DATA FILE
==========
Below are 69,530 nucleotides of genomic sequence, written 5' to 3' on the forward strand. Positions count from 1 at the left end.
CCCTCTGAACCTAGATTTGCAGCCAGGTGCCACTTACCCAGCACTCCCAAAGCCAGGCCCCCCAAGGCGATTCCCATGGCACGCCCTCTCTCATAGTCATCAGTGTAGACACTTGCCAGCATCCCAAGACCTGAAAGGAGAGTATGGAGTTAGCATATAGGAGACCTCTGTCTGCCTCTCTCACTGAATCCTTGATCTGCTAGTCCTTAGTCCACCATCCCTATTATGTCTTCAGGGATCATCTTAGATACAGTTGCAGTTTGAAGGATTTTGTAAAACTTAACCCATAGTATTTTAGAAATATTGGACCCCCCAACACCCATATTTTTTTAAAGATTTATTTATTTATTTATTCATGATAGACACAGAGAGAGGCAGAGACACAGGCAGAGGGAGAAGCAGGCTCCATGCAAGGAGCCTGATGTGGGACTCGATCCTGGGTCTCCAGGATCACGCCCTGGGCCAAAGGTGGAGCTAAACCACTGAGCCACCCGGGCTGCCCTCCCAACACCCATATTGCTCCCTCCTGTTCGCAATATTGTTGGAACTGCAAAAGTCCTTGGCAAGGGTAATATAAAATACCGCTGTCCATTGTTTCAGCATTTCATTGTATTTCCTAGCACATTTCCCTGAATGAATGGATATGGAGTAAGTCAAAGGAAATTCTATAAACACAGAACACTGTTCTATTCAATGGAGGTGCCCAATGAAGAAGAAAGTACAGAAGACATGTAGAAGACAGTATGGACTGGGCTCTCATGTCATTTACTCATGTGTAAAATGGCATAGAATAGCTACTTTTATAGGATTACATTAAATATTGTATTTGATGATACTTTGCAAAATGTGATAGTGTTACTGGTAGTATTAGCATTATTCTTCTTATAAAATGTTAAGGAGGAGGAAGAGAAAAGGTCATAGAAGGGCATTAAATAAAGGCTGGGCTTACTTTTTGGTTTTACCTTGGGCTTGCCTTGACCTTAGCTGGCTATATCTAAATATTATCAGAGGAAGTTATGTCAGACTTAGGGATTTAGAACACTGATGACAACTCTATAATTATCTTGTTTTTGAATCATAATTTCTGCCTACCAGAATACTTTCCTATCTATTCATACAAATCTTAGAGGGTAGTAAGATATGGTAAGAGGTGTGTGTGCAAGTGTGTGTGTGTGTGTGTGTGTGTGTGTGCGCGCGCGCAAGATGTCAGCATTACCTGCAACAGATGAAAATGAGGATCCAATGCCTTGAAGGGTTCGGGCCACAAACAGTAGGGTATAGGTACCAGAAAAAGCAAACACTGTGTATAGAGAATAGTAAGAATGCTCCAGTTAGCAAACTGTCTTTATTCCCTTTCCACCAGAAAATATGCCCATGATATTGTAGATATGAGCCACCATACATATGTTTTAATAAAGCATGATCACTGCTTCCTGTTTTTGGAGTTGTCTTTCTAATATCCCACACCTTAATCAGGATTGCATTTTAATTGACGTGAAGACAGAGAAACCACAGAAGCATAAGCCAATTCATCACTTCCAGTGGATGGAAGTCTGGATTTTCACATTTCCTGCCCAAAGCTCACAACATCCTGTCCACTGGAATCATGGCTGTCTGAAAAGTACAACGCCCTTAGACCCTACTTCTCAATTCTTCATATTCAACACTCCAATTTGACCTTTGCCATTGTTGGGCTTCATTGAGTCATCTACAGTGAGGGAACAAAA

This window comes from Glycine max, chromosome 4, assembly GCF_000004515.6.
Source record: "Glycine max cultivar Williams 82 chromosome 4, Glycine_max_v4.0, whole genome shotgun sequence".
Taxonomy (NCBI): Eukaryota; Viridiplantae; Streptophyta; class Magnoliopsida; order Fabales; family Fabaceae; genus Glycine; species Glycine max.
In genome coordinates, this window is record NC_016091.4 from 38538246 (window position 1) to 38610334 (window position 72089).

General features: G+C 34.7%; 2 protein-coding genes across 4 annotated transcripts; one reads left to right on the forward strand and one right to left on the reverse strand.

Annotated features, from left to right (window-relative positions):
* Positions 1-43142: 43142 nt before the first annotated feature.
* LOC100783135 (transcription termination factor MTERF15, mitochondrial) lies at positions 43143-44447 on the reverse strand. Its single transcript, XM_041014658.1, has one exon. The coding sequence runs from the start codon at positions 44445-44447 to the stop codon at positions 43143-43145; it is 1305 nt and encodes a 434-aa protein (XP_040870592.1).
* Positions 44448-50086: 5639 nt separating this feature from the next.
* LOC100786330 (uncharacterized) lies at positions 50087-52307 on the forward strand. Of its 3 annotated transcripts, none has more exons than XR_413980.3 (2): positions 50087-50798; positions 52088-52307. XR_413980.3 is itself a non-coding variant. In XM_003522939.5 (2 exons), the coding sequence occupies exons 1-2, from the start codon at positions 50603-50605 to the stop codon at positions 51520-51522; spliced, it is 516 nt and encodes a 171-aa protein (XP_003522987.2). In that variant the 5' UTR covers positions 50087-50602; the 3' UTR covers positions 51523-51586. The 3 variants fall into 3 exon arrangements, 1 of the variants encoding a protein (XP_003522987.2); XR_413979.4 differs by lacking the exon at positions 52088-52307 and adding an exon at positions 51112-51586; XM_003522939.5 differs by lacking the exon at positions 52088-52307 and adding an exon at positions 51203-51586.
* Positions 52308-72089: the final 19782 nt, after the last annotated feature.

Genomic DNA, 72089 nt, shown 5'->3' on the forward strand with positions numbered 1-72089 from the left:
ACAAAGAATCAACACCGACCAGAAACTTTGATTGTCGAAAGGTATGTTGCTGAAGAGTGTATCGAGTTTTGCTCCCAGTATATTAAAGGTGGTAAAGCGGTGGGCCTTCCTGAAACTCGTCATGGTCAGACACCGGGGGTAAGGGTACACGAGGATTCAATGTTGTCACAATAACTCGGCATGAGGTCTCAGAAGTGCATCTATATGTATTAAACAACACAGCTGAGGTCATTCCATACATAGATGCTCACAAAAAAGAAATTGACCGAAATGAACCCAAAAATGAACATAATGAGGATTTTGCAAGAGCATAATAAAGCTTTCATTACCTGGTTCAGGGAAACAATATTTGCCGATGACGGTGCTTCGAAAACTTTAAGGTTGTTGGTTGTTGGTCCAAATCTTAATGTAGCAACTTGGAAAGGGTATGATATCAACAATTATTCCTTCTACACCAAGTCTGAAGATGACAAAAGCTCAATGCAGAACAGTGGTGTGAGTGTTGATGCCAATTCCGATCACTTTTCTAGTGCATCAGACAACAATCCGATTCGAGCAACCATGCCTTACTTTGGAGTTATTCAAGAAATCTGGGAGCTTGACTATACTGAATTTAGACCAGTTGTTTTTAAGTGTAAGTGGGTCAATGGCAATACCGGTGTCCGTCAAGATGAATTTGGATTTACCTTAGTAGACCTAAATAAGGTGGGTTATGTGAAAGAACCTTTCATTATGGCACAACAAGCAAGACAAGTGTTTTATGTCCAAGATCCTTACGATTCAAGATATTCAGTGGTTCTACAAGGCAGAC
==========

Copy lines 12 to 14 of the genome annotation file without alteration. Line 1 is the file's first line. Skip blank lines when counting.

* LOC100786330 (uncharacterized) lies at positions 50087-52307 on the forward strand. Of its 3 annotated transcripts, none has more exons than XR_413980.3 (2): positions 50087-50798; positions 52088-52307. XR_413980.3 is itself a non-coding variant. In XM_003522939.5 (2 exons), the coding sequence occupies exons 1-2, from the start codon at positions 50603-50605 to the stop codon at positions 51520-51522; spliced, it is 516 nt and encodes a 171-aa protein (XP_003522987.2). In that variant the 5' UTR covers positions 50087-50602; the 3' UTR covers positions 51523-51586. The 3 variants fall into 3 exon arrangements, 1 of the variants encoding a protein (XP_003522987.2); XR_413979.4 differs by lacking the exon at positions 52088-52307 and adding an exon at positions 51112-51586; XM_003522939.5 differs by lacking the exon at positions 52088-52307 and adding an exon at positions 51203-51586.
* Positions 52308-72089: the final 19782 nt, after the last annotated feature.

Genomic DNA, 72089 nt, shown 5'->3' on the forward strand with positions numbered 1-72089 from the left: